Michigan State reaches $500m settlement with survivors of Larry Nassar abuse

Michigan State University has reached a $500 m settlement with hundreds of women and girls who say they were sexually assaulted by Larry Nassar

Michigan State University announced on Wednesday a $500 m settlement with more than 300 women and girls who said they were sexually assaulted by the dishonored physician Larry Nassar in the worst sex-abuse case in US athletics history.

The university has agreed to pay $ 425 m to current claimants with $75 m set aside in a trust fund for future asserts following private mediated negotiations between MSU and lawyers for the 332 victims.

The settlement only pertains to accusations against Michigan State, where Nassar taught and practiced medication from 1997 until 2016 and where much of the abuse took place. It does not extend to pending civil suits against the individuals and institutions that allegedly enabled or were negligent in preventing Nassar’s abuse, including USA Gymnastics, the United States Olympic Committee, Twistars Gymnastics Club and gymnastics coach-and-fours Bela and Martha Karolyi.

” This historic settlement arrived about through the fearlessnes of more than 300 women and girls who had the heroism to stand up and refuse to be silenced ,” lead attorney John Manly said in a statement.

He added:” It is the sincere hope of all of the survivors that the legacy of this settlement is likely to be far reaching institutional reform that will end the risk of being sexual assault in sports, colleges and throughout our society .”

Michigan State has been accused of failing to properly investigate complaints about Nassar through the years to coaches, counselors, police and university-employed trainers, some of which allegedly dated back to the 1990 s. Outcry over the case prompted the abdication of university chairwoman Lou Anna Simon and the abrupt retirement of athletic director Mark Hollis.

” We are truly sorry to all the survivors and their families for what they have been through, and we admire the heroism it has taken to tell their stories ,” said Brian Breslin, chairman of Michigan State’s governing board.” We recognize the need for change on our campus and in our community around sexual assault awareness and prevention .”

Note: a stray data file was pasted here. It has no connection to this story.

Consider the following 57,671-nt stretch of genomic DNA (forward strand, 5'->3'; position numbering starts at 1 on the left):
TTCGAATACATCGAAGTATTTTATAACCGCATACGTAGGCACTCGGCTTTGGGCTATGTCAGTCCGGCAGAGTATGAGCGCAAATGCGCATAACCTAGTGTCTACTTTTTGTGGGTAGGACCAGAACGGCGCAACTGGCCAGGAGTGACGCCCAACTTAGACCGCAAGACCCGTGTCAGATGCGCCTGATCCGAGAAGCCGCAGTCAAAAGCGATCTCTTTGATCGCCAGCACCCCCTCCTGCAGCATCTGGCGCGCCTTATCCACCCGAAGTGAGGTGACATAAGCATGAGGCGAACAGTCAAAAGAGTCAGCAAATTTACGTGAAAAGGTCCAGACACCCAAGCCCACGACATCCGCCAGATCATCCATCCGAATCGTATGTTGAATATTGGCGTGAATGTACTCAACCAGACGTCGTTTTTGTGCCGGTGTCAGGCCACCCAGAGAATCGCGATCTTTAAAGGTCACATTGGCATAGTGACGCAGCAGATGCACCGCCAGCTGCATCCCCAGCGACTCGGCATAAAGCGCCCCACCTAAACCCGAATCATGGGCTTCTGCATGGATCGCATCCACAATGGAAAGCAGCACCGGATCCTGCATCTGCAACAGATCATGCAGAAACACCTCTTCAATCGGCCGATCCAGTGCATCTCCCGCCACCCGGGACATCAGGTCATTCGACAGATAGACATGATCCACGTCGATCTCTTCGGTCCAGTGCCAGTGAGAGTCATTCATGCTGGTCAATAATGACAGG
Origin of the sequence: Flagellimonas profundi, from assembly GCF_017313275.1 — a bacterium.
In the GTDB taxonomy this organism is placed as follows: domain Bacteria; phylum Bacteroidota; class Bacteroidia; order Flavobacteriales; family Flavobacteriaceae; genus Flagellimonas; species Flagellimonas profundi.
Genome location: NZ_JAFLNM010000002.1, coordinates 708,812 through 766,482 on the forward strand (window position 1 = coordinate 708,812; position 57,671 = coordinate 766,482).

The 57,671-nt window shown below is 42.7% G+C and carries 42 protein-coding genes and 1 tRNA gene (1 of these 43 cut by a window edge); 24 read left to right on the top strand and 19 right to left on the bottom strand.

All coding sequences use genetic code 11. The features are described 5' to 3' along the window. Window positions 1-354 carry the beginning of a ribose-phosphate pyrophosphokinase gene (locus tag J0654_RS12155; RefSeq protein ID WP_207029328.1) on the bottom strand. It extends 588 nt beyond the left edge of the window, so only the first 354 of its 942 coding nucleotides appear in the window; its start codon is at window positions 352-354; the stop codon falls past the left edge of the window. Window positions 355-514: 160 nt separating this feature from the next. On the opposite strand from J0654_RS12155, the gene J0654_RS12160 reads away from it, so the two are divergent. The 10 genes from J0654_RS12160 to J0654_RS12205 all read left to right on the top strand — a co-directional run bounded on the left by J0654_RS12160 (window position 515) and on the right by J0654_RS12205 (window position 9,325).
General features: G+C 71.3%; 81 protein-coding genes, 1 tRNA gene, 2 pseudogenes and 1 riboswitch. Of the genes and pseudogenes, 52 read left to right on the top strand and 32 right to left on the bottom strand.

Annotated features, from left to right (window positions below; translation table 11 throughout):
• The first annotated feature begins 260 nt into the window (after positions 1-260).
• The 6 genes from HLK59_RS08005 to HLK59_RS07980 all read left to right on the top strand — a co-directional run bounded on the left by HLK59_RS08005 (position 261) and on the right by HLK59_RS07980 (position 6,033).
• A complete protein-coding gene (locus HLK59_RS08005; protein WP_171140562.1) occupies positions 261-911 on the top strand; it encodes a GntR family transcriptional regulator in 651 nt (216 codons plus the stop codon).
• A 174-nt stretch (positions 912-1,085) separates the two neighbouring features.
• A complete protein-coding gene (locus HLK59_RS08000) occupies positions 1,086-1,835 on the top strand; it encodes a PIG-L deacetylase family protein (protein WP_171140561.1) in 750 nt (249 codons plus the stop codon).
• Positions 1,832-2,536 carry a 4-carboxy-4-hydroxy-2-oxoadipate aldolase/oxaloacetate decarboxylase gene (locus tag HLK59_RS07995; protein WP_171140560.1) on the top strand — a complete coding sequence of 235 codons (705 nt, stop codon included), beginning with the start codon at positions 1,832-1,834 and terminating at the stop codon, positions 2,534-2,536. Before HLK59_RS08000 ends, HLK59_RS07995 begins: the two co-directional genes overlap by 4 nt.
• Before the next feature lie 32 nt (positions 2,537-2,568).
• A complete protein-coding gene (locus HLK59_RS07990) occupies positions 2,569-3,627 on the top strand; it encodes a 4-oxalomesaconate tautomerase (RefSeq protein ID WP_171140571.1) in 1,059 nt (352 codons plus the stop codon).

Nassar pleaded guilty in a series of trials to molesting women and girls for the purposes of the guise of medical treatment. He was also found to have possessed child abuse images and is serving what is effectively a life sentence in prison.

A 2014 investigation be carried out in Michigan State cleared Nassar of sexual assault accusations. The doctor continued to treat athletes on campus for 16 months while university police conducted a criminal investigation that ended with the local attorney declining to bring charges.

Michigan us attorney general Bill Schuette has appointed an independent attorney to investigate who at the university knew what, when they knew it and what they did about it.

Former gymnast Rachael Denhollander was the first woman to come forward publicly with accusations of Nassar, with co-accuser Jamie Dantzscher, a 2000 Olympic bronze medalist, disclosing her identity months later.

Over time hundreds more were encouraged to break their stillnes, among them household names like Olympic gold medalists Simone Biles, Gabby Douglas, McKayla Maroney, Aly Raisman and Jordyn Wieber.

ESPN announced on Wednesday the hundreds of survivors of Nassar’s abuse will receive the Arthur Ashe Courage Award at the 2018 ESPY awardings. Past winners of the honor include Muhammad Ali, Nelson Mandela and Billie Jean King. Last year, Special Olympics founder Eunice Kennedy Shriver was honored posthumously.

Make sure to visit: CapGeneration.com


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